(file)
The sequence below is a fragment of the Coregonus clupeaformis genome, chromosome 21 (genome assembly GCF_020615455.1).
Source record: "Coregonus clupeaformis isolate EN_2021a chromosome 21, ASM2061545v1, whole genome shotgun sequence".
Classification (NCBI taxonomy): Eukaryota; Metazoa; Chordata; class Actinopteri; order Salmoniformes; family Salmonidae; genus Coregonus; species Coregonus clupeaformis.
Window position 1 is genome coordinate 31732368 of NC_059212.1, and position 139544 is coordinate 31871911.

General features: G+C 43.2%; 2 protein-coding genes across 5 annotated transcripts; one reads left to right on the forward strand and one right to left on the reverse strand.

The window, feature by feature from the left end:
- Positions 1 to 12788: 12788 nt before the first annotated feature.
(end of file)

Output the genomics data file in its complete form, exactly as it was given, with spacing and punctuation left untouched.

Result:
The sequence below is a fragment of the Coregonus clupeaformis genome, chromosome 21 (genome assembly GCF_020615455.1).
Source record: "Coregonus clupeaformis isolate EN_2021a chromosome 21, ASM2061545v1, whole genome shotgun sequence".
Classification (NCBI taxonomy): Eukaryota; Metazoa; Chordata; class Actinopteri; order Salmoniformes; family Salmonidae; genus Coregonus; species Coregonus clupeaformis.
Window position 1 is genome coordinate 31732368 of NC_059212.1, and position 139544 is coordinate 31871911.

General features: G+C 43.2%; 2 protein-coding genes across 5 annotated transcripts; one reads left to right on the forward strand and one right to left on the reverse strand.

The window, feature by feature from the left end:
- Positions 1 to 12788: 12788 nt before the first annotated feature.